The U.S. chemical industry has consistently had a positive balance of payments in international trade. However, this favorable position has shrunk in recent years from $12.4 billion in 1982 to $9.3 billion in 1987. Certain major sections of the U.S. chemical industry, such as the manufacture of apparel fibers, are becoming less competitive. The chemical industry is undergoing major changes, moving away from commodity materials toward more highly engineered products such as optical discs and AIDS diagnostic systems. People speak of a chemical industry revolution as large as the one brought on by the advent of synthetic polymers. The impact of one of these, polymer composites, suggests the importance of these new ventures (Figure 2.4). According to industry analysts quoted in Chemical and Engineering News (March 16, 1987), sales of polymer “composite to certain specialty markets will grow from $2.5 billion in 1986 to $3.7 billion in 1991…” and will be “…a major growth market with an annual value of $10 billion by the late 1990s.”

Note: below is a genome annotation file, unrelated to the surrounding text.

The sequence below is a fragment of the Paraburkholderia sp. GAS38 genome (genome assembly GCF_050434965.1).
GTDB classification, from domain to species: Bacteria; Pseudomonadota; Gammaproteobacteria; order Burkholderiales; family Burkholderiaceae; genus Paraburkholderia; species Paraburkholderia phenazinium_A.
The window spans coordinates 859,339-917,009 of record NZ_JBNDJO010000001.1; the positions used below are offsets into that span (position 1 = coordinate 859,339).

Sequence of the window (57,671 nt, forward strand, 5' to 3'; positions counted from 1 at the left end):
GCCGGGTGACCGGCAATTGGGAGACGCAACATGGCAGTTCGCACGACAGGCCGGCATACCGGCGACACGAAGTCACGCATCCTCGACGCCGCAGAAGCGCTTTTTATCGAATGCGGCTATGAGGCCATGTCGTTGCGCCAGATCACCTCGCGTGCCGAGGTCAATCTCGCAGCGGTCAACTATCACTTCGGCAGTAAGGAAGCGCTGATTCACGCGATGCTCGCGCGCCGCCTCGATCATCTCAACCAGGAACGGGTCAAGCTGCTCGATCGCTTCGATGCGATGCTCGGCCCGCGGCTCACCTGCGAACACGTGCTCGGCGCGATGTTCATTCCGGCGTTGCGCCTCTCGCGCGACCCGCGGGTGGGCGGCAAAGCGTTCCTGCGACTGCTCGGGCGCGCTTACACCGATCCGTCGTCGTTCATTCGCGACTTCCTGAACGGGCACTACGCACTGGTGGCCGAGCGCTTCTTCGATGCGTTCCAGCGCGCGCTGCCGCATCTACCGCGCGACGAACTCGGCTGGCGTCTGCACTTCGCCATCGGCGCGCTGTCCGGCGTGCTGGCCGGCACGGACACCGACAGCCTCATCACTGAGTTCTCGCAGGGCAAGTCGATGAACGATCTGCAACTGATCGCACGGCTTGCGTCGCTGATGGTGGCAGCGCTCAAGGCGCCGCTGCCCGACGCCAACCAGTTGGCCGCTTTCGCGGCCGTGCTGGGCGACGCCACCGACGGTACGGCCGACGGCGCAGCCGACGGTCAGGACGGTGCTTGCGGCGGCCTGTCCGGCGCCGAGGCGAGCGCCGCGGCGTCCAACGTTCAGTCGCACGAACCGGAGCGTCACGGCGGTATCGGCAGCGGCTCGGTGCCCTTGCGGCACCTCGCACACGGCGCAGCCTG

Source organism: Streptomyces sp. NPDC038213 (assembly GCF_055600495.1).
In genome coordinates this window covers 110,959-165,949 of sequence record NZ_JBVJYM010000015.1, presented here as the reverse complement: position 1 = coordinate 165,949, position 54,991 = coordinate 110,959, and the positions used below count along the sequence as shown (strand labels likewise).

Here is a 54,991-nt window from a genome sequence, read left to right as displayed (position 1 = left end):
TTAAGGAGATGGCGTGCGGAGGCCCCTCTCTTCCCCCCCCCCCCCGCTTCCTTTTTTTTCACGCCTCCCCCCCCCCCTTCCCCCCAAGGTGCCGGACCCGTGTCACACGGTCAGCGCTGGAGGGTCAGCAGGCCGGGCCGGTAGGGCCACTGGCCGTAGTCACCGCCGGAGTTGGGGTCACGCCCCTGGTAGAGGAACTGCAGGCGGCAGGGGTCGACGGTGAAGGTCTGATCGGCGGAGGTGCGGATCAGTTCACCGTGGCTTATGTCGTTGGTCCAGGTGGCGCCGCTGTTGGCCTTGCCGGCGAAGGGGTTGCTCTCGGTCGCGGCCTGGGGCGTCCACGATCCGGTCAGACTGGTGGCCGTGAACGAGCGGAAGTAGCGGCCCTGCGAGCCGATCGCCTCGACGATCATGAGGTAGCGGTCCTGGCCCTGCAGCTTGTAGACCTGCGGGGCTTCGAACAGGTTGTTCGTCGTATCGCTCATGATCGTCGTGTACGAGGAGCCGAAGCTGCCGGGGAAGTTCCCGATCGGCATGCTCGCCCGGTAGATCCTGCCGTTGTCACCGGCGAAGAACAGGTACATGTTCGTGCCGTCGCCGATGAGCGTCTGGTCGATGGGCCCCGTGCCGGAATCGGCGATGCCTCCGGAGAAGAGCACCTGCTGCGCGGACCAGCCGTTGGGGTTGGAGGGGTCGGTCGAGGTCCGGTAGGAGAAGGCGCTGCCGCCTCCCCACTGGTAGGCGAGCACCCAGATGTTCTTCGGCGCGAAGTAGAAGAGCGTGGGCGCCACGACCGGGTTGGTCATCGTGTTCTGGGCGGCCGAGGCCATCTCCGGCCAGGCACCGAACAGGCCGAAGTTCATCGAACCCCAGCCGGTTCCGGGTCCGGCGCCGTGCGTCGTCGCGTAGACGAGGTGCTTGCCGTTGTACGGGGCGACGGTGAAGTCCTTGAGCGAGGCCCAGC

The survey of the chemical industry stressed the materials (including

FIGURE 2.4 Filament-wound pressure vessel. (Reprinted, by permission, from E.I.du Pont de Nemours & Co., Inc. Copyright © 1989 by E.I.du Pont de Nemours & Co., Inc.)

The National Academies | 500 Fifth St. N.W. | Washington, D.C. 20001
Copyright © National Academy of Sciences. All rights reserved.
Terms of Use and Privacy Statement